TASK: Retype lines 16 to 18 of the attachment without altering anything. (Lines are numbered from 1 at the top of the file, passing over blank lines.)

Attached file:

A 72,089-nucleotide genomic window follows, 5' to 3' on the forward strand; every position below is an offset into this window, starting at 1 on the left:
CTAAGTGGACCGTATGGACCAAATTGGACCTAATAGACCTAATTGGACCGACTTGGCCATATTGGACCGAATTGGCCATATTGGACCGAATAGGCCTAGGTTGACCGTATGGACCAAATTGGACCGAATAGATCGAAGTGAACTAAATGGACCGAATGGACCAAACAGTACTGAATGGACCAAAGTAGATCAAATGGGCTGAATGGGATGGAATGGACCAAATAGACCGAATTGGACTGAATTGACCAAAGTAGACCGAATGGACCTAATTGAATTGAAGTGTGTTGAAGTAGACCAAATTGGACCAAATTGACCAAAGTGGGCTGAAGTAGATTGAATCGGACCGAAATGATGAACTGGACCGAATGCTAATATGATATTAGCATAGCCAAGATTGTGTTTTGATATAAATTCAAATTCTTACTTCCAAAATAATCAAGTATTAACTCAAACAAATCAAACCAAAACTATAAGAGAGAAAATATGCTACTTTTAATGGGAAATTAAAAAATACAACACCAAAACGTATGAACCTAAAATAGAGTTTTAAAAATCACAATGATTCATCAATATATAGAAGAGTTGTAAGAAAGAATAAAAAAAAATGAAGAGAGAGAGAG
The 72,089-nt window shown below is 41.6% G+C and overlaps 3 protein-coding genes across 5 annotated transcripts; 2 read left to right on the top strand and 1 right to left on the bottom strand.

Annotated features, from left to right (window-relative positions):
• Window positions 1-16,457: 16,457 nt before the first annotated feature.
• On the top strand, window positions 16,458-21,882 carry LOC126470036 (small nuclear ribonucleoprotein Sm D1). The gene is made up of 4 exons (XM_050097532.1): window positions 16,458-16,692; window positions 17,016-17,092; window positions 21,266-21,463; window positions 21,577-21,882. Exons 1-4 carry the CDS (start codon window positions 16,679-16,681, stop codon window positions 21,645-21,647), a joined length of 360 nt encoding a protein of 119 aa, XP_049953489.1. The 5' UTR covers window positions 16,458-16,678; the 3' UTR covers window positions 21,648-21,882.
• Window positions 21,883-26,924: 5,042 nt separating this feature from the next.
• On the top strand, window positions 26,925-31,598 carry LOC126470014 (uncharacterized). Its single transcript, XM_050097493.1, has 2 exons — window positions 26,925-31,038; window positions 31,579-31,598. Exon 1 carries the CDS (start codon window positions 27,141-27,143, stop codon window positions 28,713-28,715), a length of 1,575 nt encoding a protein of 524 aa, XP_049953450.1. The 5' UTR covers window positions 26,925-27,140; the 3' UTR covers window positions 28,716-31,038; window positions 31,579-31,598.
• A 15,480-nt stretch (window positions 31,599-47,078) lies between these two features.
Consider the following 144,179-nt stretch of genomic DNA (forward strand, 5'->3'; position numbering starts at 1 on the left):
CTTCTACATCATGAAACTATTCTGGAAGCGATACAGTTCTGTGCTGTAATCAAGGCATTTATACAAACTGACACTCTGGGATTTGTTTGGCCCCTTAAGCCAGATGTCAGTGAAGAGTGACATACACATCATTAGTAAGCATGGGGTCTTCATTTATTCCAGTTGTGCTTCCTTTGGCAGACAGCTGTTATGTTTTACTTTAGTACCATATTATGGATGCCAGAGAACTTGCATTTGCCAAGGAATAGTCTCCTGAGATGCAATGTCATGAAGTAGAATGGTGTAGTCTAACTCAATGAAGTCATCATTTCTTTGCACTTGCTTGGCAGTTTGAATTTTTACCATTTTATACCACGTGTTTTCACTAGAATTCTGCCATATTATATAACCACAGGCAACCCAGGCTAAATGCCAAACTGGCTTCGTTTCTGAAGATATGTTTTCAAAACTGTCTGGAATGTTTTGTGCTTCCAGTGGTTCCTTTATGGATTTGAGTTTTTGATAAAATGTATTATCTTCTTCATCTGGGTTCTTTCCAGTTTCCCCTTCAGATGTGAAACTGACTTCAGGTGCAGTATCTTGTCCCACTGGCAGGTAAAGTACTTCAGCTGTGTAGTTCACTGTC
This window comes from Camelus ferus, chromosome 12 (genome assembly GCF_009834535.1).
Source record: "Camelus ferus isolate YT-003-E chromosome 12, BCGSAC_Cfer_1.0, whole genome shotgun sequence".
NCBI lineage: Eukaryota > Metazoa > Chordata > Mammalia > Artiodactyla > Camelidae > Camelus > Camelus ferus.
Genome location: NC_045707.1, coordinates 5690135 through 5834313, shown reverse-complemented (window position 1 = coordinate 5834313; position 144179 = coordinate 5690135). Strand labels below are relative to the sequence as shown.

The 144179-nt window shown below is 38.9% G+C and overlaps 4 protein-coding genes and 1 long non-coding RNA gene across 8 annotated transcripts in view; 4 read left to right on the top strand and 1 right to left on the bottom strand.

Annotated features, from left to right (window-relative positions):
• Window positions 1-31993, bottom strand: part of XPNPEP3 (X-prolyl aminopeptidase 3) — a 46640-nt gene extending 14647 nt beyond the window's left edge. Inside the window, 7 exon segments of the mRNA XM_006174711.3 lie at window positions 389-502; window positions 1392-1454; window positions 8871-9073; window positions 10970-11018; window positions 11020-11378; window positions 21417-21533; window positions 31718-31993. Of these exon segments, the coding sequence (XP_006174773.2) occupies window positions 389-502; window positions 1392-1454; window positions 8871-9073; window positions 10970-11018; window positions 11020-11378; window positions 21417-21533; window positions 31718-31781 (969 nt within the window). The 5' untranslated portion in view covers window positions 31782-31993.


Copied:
The 144179-nt window shown below is 38.9% G+C and overlaps 4 protein-coding genes and 1 long non-coding RNA gene across 8 annotated transcripts in view; 4 read left to right on the top strand and 1 right to left on the bottom strand.

Annotated features, from left to right (window-relative positions):
• Window positions 1-31993, bottom strand: part of XPNPEP3 (X-prolyl aminopeptidase 3) — a 46640-nt gene extending 14647 nt beyond the window's left edge. Inside the window, 7 exon segments of the mRNA XM_006174711.3 lie at window positions 389-502; window positions 1392-1454; window positions 8871-9073; window positions 10970-11018; window positions 11020-11378; window positions 21417-21533; window positions 31718-31993. Of these exon segments, the coding sequence (XP_006174773.2) occupies window positions 389-502; window positions 1392-1454; window positions 8871-9073; window positions 10970-11018; window positions 11020-11378; window positions 21417-21533; window positions 31718-31781 (969 nt within the window). The 5' untranslated portion in view covers window positions 31782-31993.